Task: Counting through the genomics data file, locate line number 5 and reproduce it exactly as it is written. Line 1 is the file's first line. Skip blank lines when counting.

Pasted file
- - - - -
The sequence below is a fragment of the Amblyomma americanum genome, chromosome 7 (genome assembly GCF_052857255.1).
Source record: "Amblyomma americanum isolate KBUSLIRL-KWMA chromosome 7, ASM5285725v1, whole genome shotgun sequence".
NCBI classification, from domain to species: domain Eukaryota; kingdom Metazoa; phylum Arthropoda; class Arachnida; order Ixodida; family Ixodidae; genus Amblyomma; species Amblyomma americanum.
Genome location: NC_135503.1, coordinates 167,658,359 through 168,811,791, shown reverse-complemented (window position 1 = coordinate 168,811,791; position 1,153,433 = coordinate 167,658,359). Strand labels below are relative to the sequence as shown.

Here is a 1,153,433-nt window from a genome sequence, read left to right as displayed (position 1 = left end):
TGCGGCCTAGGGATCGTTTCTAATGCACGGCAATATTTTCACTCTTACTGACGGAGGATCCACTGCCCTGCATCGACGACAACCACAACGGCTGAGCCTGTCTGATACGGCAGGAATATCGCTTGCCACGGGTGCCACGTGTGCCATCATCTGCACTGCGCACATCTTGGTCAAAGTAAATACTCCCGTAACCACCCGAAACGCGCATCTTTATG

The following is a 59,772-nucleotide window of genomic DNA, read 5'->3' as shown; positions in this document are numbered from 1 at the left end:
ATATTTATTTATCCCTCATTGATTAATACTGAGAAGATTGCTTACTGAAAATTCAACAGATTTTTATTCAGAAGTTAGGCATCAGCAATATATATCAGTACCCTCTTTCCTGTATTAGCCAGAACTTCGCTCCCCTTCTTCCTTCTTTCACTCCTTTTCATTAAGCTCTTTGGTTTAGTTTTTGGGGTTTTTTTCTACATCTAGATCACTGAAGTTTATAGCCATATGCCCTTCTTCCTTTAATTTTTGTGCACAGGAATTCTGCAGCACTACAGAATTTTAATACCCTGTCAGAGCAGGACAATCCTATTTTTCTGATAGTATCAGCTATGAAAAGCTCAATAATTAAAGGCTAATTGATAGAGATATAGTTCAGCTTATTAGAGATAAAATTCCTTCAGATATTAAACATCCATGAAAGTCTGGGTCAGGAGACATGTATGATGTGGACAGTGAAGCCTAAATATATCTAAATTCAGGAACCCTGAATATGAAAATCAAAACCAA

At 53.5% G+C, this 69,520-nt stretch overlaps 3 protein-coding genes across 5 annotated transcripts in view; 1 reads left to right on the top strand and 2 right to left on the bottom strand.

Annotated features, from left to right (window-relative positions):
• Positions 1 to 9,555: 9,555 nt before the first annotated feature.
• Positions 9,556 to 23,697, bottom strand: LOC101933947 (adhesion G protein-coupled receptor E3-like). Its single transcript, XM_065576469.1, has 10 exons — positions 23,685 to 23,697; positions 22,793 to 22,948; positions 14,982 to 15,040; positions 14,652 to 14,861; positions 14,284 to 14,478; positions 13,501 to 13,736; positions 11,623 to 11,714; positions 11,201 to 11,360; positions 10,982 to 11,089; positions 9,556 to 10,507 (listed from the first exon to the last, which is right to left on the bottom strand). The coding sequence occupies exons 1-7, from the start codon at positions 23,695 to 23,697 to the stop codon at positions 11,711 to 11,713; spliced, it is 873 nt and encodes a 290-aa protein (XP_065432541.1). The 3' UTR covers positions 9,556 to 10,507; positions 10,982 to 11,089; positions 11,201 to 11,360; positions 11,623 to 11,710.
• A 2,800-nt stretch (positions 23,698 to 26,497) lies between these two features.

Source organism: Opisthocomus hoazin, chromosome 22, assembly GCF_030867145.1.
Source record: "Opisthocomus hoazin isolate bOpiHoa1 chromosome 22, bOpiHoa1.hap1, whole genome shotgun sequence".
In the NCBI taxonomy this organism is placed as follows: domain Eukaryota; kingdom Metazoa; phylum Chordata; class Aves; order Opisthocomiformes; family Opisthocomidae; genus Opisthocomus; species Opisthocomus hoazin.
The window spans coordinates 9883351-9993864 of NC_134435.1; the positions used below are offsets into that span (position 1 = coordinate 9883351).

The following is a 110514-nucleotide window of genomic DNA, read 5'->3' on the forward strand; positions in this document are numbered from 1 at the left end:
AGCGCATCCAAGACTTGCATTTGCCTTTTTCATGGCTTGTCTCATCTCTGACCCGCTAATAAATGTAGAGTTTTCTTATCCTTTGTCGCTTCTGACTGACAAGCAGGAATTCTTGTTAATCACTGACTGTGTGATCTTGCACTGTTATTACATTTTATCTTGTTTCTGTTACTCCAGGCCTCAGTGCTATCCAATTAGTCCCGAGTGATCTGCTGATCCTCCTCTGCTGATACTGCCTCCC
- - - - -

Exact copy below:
Here is a 1,153,433-nt window from a genome sequence, read left to right as displayed (position 1 = left end):